Russell Lee Photograph Collection - Excerpt from Introduction - Page 2
Excerpt from "There Was A Job To Do" The Photographic Career of Russell Lee by J. B. Colson
Convivial group at small table. 1935-1936.
Man contemplating display in a shoe store window at night. The horse that seems to jump at the man is an example of the unusual juxtaositions and ironies found in the best street photography. 1935–1936.
make bricks. He followed the followers of spiritual phenomenon Father Divine. He pushed the limits of his photographic system, sometimes getting underexposed, unsharp frames as he mastered his medium. Lingering concerns with portraiture from his painting days are sometimes evident.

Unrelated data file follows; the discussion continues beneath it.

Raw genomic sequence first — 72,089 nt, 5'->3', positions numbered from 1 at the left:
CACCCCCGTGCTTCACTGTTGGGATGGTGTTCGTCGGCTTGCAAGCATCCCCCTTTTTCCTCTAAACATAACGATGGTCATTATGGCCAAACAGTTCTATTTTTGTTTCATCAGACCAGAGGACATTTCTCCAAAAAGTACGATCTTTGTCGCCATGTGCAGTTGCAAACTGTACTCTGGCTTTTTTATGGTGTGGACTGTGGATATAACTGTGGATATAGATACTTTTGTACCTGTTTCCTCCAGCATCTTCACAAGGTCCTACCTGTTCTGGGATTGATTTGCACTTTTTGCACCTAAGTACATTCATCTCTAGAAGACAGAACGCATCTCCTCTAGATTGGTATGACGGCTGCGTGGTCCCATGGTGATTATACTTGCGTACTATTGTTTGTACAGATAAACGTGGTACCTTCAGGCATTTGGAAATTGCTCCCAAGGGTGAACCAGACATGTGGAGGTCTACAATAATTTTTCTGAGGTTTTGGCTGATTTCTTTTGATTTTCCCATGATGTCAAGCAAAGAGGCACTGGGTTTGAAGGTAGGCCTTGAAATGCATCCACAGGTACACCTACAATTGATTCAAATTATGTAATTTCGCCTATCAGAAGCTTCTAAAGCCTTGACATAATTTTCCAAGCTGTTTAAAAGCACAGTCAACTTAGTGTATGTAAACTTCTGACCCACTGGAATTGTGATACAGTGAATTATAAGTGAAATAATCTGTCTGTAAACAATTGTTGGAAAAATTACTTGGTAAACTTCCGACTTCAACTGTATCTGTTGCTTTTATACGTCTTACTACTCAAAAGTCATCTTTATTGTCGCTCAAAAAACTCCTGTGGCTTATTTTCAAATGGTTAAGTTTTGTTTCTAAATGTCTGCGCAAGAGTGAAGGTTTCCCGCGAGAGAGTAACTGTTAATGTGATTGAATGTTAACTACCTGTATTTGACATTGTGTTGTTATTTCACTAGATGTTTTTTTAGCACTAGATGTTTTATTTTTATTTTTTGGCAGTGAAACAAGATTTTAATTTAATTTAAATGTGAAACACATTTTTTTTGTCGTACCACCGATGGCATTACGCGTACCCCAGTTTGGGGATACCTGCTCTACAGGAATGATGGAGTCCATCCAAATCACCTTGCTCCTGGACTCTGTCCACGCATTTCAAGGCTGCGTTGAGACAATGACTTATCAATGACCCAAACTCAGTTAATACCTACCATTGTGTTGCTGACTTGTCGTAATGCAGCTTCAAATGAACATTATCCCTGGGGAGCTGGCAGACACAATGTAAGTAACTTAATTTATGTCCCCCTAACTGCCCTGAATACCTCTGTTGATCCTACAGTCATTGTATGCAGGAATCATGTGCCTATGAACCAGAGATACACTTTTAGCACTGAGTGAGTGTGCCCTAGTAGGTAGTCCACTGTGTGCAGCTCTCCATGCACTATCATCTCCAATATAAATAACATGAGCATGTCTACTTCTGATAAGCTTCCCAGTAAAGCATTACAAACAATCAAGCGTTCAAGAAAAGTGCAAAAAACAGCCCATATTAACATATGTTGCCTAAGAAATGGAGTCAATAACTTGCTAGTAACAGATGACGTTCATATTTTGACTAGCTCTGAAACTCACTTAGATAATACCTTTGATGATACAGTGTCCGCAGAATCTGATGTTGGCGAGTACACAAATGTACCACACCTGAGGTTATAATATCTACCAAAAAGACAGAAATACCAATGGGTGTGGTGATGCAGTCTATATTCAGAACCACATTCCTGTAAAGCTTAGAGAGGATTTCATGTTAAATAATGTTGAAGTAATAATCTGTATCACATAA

Although Lee had had more than five years of immersion in art with training as a painter, his earliest images were far more photographic than painterly in approach. What he had learned from art, and what he was to stress years later as a photography teacher, was seeing—careful observation of everything that might be your subject,
but particularly of people active in their everyday lives.
The evidence of Lee's visual talent, apport with people, and socioeconomic sensitivity in his earliest work convinced Roy Stryker to hire him for the FSA in 1936 when veteran photographer Carl Mydans left for Life magazine. Through